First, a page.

Historical Highlights Of North Carolina

Early History

At the time of the first European contact, North Carolina was inhabited by a number of native tribes sharing some cultural traits, but also distinguished by regional and linguistic variations. Three major language families were represented in North Carolina: Iroquoian, Siouan, and Algonquian. The Iroquoian tribes--the Cherokee, Tuscarora, Meherrin, Coree, and Neuse River (which may have been Iroquoian or Algonquian)--were related linguistically and culturally to the Iroquois tribes to the north. The Cherokee were located in the mountains on the western boundaries of the state and the Tuscarora, Meherrin, Coree, and Neuse River were located in the coastal plains. Located primarily in the piedmont area, or central portion, of the state were the Siouan tribes: the Cape Fear, Catawba, Cheraw, Eno, Keyauwee, Occaneechi, Saponi, Shakori, Sissipahaw, Sugaree, Tutelo, Waccamaw, Wateree, Waxhaw, and Woccon. The Algonquian-speaking tribes represented the southernmost extension of predominantly Northeastern Woodlands tribes and were located entirely in the tidewater area of the state. These were the Bear River, Chowan, Hatteras, Nachapunga, Moratok, Pamlico, Secotan, and Weapomeoc.

Since most historical accounts of travelers and settlers dealt with either the Cherokee or the Algonquian, little is known about the Siouan peoples and their pre-contact cultures. The descriptions which follow will deal with the Cherokee as representative of the Iroquoian, with the Catawba as representative of the Siouan-speakers and the piedmont tribes, and the coastal Algonquian.

Coastal Algonquian

At the time of the first contact of Europeans with the Indians, the Algonquian tribes occupied the tidewater areas of the Atlantic Coast extending from Canada to as far south as the Neuse River in North Carolina. In 1584, the estimated 7,000 Algonquians living in North Carolina were relative newcomers to the Southeast, having come in a series of migrations. To some extent, they retained cultural elements from their Northeastern Algonquian traditions, but there was also a great deal of cultural borrowing from their southern neighbors as they adapted to the geographical and climatic conditions of the area, in that they were more water-oriented and placed more emphasis upon hunting, fishing, and gathering than did most of their neighbors.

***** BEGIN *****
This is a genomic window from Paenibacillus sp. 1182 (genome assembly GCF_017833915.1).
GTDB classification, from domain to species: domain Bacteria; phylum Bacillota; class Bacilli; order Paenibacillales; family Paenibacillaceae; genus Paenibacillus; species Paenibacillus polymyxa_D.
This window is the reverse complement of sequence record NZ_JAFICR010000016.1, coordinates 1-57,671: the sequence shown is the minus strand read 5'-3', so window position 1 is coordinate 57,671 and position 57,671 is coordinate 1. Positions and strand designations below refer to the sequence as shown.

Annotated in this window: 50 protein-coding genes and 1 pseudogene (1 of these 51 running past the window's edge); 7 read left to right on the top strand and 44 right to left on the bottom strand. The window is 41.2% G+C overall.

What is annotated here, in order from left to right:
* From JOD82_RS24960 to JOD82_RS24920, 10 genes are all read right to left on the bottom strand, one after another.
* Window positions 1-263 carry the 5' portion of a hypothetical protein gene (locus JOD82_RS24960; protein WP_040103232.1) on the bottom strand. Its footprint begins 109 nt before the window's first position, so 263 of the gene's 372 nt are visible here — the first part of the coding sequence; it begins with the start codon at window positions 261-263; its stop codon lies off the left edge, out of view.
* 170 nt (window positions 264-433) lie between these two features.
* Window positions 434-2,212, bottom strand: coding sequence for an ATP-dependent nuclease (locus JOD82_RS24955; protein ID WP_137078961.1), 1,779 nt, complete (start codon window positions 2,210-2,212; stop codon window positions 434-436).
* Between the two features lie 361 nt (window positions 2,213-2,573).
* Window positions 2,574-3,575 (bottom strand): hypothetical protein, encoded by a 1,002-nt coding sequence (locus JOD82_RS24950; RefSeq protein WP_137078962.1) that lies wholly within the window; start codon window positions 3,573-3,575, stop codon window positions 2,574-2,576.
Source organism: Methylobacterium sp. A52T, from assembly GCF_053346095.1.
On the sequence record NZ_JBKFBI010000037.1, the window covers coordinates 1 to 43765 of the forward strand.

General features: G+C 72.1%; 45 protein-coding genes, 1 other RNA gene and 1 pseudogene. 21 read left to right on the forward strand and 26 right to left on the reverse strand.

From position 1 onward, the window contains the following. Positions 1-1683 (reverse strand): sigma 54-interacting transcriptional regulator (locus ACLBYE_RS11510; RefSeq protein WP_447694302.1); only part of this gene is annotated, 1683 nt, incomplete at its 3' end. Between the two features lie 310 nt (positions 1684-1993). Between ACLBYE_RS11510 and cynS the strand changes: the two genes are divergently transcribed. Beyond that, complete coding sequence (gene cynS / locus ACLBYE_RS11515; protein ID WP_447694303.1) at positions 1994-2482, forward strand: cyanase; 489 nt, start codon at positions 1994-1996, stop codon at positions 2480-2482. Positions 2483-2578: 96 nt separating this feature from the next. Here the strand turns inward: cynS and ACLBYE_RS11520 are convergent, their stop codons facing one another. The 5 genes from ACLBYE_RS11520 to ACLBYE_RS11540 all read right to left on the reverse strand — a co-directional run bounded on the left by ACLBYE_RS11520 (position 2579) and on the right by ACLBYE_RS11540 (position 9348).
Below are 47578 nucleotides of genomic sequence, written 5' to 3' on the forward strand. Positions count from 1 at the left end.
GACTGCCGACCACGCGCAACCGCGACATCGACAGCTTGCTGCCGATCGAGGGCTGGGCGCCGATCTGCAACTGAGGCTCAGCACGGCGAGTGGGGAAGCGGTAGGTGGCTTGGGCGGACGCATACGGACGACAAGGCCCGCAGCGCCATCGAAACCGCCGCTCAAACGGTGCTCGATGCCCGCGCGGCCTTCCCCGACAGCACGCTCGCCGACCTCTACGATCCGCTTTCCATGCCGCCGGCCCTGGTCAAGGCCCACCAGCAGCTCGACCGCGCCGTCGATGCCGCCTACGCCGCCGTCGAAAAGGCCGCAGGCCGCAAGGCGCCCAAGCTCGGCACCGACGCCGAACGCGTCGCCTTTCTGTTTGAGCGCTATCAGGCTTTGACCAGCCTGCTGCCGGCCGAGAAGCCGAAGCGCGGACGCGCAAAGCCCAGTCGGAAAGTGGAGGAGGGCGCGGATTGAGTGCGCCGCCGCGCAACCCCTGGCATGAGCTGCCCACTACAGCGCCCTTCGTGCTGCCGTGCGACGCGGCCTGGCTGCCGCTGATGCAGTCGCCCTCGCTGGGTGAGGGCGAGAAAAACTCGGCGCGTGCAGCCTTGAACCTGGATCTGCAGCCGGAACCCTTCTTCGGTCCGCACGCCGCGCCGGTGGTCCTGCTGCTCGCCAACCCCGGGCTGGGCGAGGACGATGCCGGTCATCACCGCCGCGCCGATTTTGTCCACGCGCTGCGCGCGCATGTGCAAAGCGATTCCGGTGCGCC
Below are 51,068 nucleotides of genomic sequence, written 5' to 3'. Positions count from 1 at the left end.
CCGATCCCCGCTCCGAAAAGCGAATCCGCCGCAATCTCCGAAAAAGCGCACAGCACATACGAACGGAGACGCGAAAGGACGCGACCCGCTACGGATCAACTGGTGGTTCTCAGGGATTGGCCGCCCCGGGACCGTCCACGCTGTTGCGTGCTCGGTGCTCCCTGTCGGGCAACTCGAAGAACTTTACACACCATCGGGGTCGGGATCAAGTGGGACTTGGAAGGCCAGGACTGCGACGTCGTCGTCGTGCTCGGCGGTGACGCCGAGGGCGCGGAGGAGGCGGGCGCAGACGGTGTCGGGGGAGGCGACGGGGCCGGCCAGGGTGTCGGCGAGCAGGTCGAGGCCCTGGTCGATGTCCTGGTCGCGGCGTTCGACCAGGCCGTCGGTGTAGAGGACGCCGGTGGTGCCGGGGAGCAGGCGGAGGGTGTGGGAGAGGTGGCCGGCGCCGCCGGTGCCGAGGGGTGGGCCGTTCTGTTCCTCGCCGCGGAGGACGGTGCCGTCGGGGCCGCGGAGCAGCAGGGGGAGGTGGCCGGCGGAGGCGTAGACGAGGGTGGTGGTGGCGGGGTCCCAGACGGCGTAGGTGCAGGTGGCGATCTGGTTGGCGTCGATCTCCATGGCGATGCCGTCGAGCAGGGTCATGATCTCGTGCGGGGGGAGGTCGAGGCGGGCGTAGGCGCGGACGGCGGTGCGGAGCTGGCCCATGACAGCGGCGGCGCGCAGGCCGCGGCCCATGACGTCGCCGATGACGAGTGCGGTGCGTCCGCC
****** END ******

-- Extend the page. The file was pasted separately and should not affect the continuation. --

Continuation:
The Catawba was one of the Siouan-speaking tribes of the piedmont area of the Carolinas at the time of the first European contact. Little is known of their culture and life style at that time, since contact was few and sporadic and little was documented of their culture. What is known, is based largely on the writings of John Lawson, who explored the piedmont territory and visited the Catawba in 1701.

Not only is little known about the Catawba culture, there is also confusion as to exactly who the Catawba were. The Catawba Nation was actually a military alliance of several Siouan tribes and remnants of tribes or bands decimated by war and disease who joined the Catawba. In the historical records, they have been known by several different names: the Spanish referred to them as the Issa, the Ysa, or the Usi and the 17th century Virginians called them the Usheree or Ushery. After the Yamasee War they became known as the Catawba, which means "cut off," apparently referring to their being cut off from other Siouan tribes. Their name for themselves was I Ye Ye, "people," or Nieye, "real people." At the time of contact, there were approximately 6,000 Catawbas, equal in size to the Tuscaroras. The only tribe larger than these two groups was the Cherokee.